A **Pythagorean triple **is any group of three** integer** values that satisfies the equation a2 + B2 = C2 is called a Pythagorean triple. therefore any triangle that has sides that form a Pythagorean triple must be a right triangle. When all three sides are **whole numbers** you have a Pythagorean triple*.* For example A = 3 B = 4 C = 5 this can also be called a 3,4,5 triangle. Here is how you do the equation for example 3 squared plus 4 squared = 5 squared, in other words 9 + 16 = 25 therefor because these are all whole numbers the triangle must be a Pythagorean triple.

There are four main**Pythagorean triples families** there is the 3,4,5, the 6,8,10, the 5,12,13, and the 8,15,17 triangles. If you multiply any of the three integers by the same amount you will still have a Pythagorean triple. For example 3,4,5, multiplied by two will give you 6,8,10, witch is a Pythagorean triple.

**Review- **The integers represent the lengths of the sides of the triangles in a,b,c, order. If you do the equation and you don't come out with a whole number the integers are not a Pythagorean triple. Remember when multiplying Pythagorean triples families multiply all three numbers by the same amount.

Key words...

**Pythagorean triple-**A right triangle where the sides are in the ratio of integers. (Integers are whole numbers like 3, 12 etc)

**integer-**Includes the counting numbers {1, 2, 3, ...}, zero {0}, and the negative of the counting numbers {-1, -2, -3, ...}

**Whole numbers-**There is no fractional or decimal part. And no negatives.

Example: 5, 49 and 980 are all whole numbers.

**Pythagorean triples families-**every triple is a whole number multiple of the base triple.

There are four main

Key words...

Example: 5, 49 and 980 are all whole numbers.

<p>does the Pythagorean theorem have 3 whole numbers? or the Pythagorean triple have 3 whole numbers? Can Pythagorean theorem have a non perfect whole number? or can Pythagorean triple have a non perfect whole number?</p>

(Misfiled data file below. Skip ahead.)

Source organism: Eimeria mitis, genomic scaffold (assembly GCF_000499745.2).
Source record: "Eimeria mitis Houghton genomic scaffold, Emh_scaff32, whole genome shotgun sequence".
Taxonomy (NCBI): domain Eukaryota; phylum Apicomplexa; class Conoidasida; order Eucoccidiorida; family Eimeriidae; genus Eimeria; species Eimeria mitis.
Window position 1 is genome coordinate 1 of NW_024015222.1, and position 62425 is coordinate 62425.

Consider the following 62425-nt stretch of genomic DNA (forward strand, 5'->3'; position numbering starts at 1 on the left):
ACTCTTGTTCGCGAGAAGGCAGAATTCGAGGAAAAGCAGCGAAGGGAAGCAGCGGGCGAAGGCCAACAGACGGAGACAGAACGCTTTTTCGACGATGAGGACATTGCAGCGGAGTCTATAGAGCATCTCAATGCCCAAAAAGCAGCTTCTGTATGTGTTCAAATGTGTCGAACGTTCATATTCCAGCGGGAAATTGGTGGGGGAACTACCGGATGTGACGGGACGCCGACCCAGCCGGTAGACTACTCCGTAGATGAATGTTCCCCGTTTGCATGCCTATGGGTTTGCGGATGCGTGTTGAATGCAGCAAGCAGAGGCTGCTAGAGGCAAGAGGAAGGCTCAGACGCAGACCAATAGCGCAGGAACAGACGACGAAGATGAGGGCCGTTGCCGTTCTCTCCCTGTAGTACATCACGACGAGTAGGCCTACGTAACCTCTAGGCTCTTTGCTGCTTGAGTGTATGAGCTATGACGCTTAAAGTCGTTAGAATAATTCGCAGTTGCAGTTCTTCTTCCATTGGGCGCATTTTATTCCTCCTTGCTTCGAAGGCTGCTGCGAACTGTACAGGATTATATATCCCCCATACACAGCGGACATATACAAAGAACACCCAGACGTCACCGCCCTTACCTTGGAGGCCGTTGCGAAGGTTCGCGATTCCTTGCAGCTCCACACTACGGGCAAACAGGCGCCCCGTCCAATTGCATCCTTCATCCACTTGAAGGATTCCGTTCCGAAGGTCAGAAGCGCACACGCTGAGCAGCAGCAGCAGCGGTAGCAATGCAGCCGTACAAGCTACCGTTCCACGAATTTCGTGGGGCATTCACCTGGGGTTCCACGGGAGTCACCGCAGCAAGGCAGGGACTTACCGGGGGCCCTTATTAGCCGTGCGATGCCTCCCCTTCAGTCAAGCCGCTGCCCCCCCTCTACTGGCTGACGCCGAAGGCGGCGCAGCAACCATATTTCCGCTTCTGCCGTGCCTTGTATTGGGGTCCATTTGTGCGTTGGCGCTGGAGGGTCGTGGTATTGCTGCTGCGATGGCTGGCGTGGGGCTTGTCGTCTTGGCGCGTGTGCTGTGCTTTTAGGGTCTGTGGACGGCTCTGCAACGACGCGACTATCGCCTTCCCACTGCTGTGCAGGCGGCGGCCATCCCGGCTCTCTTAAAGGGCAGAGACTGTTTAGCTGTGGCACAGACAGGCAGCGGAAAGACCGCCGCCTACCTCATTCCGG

<p>does the Pythagorean theorem have 3 whole numbers? or the Pythagorean triple have 3 whole numbers? Can Pythagorean theorem have a non perfect whole number? or can Pythagorean triple have a non perfect whole number?</p>

You mistake in the Pythaborean triples : You say there are four basic sets; that is not true there are an infinite set.<br>Secondly, you mention 3,4,5 (which is correct) followed by 6,8,10 which is no basic set (because all numbers are just the same multiple of 3,4,5).<br>A set could be 7,24,25 (you could take it as the third set).<br>There is a wiki about "formulas for generating pythgorean triples". (of which i derived the set here with the 7 ;)<br><br>One of the rules (from Euclides) : <br>-take an uneven number (a)<br>-square it. You get an uneven number.<br>-take the two concutive numbers that sum up to the square. These are b (the smallest, even) and c (de lagest, uneven).<br>Since there is an infinite set of prime numbers (who are no multiple of anything) to start with as a, this proves you have an infinite set of basic pythagorean triples.<br>Overall a nice instructable<br><br>